3. Be able to determine if a TESLA packet can be authenticated, and how to authenticate it if yes. Be able to determine which TESLA scheme should be used for a given broadcast authentication application.
  4. Consider EMSS. Given a set of packets, be able to determine what packets can be authenticatted and how to authenticate them (the sequence of operations).

Topic 7. Group Key Management

  1. Be able to explain the difference between group key agreement and group key distribution.
  2. Be able to describe the generic group D-H, GDH.1, GDH.2, and GDH.3 protocols. Be able to describe the overhead of GDH.x protocols, including #messages, #rounds, #exponentiations per member, total size of messages.
  3. Given a group key agreement protocol based on D-H, be able to determine if it is vulnerable to replay attacks, man-in-the-middle attacks, resouce consumption attacks, DOS attacks.
  4. Be able to explain what are "1 affects n" problem and "1 does not equal n" problem.
  5. Be able to describe the Iolus approach. Be able to determine the cost of secure group communication in Iolus, including # encryption/decryption required, # group keys and pairwise keys each member needs, and # messages. Be able to determine the cost to used Iolus for group key distribution with the above costs.
  6. Be able to describe LKH. Be able to describe how a member is added and deleted, the changes in the key tree. Be able to determine the cost involved in group member changes (addition and deletion), including the number of keys each member and the group mamager need to store, the size and the number of messages required for group member addition and deletion.

Topics after Mid-Term #2

Topic 8. Security in MANET

  1. Be able to describe the DSR protocol, including the route discovery phase and the route maintaince phase.
  2. Be able to describe the attacks against MANET routing protocols: active attacks, passive attacks, routing disruption attacks (black hole, gray hole, wormhole, rushing attacks),
  3. Be able to explain and use the mechanisms adopted by Ariadne, include the authentication with pairwise secret keys, TESLA, digital signatures, and per-hop hashing. Be able to find flaws if these mechanisms are used improperly.
  4. Be able to explain the Watchdog and Pathrater schemes. Be able to describe the limitations of these schemes.

Topic 9. Security in Sensor Networks

  1. Be able to describe the specifical properties of sensor networks (low cost, low power, multi-functional nodes in unattended environments, wireless communication).
  2. Be able to explain the difference of sensor network security from traditional network security (1. resource constraints; 2. nodes subject to capture)
  3. Be able to explain and use the basic probabilistic key predistribution scheme. Be able to determine the parameters given the probability to establish pairwise keys and the network size.
  4. Be able to explain and use the two methods for shared key discovery (1. broadcast the list of key ids; 2. broadcast a list of challenges). Be able to explain the advantages and the disadvantages of both methods.
  5. Be able to explain and use the polynomial-based key predistribution sheme, the polynomial pool-based key predistribution schemes (the general framework, the random subset assignment scheme, and the grid-based scheme). In particular, be able to compute keys with the above schemes, be able to perform shared key discovery and path discovery in the random subset assignment and the grid-based scheme.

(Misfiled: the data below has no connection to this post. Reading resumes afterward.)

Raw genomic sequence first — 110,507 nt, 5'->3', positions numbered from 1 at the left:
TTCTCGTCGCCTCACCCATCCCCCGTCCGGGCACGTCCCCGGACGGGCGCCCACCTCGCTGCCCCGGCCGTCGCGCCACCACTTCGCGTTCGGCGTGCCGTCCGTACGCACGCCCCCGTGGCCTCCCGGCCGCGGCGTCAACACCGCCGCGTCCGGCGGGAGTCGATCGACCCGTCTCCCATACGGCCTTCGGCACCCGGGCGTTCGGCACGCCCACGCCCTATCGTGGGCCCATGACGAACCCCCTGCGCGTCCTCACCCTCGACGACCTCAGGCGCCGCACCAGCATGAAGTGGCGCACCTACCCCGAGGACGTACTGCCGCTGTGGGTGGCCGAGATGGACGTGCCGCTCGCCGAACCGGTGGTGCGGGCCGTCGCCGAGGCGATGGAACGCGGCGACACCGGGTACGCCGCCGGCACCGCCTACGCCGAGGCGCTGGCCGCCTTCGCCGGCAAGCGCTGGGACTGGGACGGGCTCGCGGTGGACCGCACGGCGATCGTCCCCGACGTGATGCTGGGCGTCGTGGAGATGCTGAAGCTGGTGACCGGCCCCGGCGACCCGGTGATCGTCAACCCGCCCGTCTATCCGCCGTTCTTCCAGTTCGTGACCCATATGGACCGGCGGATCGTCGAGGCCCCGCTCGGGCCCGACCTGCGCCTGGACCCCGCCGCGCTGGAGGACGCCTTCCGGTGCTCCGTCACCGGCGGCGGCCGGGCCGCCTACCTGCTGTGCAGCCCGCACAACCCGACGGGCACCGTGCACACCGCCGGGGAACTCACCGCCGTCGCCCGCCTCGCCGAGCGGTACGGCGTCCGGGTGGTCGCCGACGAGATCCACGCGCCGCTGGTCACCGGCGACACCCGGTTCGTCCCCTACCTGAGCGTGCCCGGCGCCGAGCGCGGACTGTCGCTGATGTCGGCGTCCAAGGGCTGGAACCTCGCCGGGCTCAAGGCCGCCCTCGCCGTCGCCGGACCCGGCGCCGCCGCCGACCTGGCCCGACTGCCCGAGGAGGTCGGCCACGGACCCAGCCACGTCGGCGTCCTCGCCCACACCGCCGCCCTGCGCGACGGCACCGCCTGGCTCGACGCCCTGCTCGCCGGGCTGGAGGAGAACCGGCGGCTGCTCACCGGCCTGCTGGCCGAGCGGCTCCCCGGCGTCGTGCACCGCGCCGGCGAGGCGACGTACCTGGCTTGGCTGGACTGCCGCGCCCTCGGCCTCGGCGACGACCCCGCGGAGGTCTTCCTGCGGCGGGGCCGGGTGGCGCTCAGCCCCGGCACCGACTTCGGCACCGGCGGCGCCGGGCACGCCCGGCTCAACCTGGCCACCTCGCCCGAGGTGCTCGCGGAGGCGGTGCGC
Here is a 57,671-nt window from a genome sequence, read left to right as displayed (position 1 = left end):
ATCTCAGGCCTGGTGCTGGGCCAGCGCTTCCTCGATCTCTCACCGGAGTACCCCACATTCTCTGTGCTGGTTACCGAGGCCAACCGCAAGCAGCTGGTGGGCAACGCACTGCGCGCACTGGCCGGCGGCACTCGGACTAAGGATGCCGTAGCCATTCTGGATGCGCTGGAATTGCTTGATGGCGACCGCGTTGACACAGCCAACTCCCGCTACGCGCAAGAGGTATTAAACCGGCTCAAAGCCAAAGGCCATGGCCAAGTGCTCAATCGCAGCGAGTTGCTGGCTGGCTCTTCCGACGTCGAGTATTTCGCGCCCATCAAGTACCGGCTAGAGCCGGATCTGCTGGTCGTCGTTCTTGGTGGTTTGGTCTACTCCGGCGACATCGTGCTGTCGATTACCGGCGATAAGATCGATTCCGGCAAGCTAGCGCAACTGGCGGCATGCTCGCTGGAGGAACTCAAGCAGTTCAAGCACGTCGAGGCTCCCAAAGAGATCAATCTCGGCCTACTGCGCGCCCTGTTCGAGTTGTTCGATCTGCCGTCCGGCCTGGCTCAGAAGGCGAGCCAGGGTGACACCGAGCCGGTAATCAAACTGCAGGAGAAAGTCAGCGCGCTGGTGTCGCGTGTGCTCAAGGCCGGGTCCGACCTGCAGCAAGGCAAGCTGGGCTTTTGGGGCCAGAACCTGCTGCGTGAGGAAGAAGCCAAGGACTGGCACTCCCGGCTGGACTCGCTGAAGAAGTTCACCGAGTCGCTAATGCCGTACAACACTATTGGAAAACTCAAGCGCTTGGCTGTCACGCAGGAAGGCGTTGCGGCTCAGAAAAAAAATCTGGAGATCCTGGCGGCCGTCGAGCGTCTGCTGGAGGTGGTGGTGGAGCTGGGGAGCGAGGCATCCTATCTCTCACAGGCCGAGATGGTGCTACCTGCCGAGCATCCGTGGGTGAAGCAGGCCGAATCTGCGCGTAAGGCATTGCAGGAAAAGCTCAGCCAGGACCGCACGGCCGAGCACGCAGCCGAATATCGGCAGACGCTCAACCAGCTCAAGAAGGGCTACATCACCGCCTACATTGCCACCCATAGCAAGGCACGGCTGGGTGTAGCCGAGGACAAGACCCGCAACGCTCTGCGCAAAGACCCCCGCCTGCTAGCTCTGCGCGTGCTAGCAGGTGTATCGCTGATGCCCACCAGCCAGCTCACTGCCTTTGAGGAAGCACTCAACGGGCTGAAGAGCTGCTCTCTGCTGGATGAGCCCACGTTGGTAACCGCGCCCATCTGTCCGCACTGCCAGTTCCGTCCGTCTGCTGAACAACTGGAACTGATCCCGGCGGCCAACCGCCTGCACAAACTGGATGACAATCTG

6. Be able to explain and use the optimization technique in the paper to perform polynomial evaluation.

Advanced Topics

The following number refers to the paper number in the advanced topics. The questions posted by the presenters on the message board are automatically included.

  1. Be able to describe the aggregate-commit-prove approach. Be able to use Merkle Hash Tree to compute the commitment and authenticate data.
  2. Be able to explain how interleaved hop-by-hop authentication filter out false data injected by attackers. Be able to manually process the data packets received at a forwarding node.
  3. Be able to explain how the statistical en-route filtering is performed. Be able to perform the actions at a forwarding node.
  4. Be able to explain the q-composite key predistribution scheme as well as its difference from the basic probabilistic scheme. Be able to compute shared keys using the above scheme.
  5. Be able to explain the setup of the key pool.
  6. Be able to explain the basic and the extended closest pairwise key schemes.Be able to determine shared keys with these schemes.
  7. Be able to explain the witness-based approach. Be able to generate response packets at fusion nodes.
  8. Be albe to explain how the multicast group members are mapped to clusters. Be able to modify the clusters when there is a leaving or a joining member.
  9. Be able to describe the SDR scheme. Be able to determine how to rekey (i.e., what keys to use) when a member leaves.
  10. Be able to describe the A-GDH.2 protocol.
  11. Be able to descirbe and use the personal key distribution protocol.
  12. Be able to explain and use the BiBa signature scheme (SEAL generation, signature generation and verification).
  13. Be able to explain the HORS scheme (key generation, signature generation and verification).
  14. Be able to explain why the distillation code construction can mitigate the DOS attacks. Be able to use Merkle Hash Tree as a one-way accumulator.
  15. Be able to explain encryption in counter mode. Be able to explain uTESLA.
  16. Be able to explain multi-level uTESLA. Be able to use scheme IV.
  17. Be able to explain why expander graphs may help for digital stream authentication. Be able to determine whether an expander graph is n-expanding, where n is a small integer. (n will not be greater than 3 if such a question is given in the final exam.)
  18. Be able to describe the interactive Guy-Fawkes protocols when a location limited channel is used for pre-authentication.
  19. Be able to detect anomalies (potential wormholes) using the basic directional neighbor discovery.
  20. Be able to explain how the reputation system is used in CONFDANT.
  21. Be able to explain the TIK protocol. Be able to use Merkle Hash Tree for authentication in TIK.
  22. Be able to explain and use the Hash Tree Chain technique.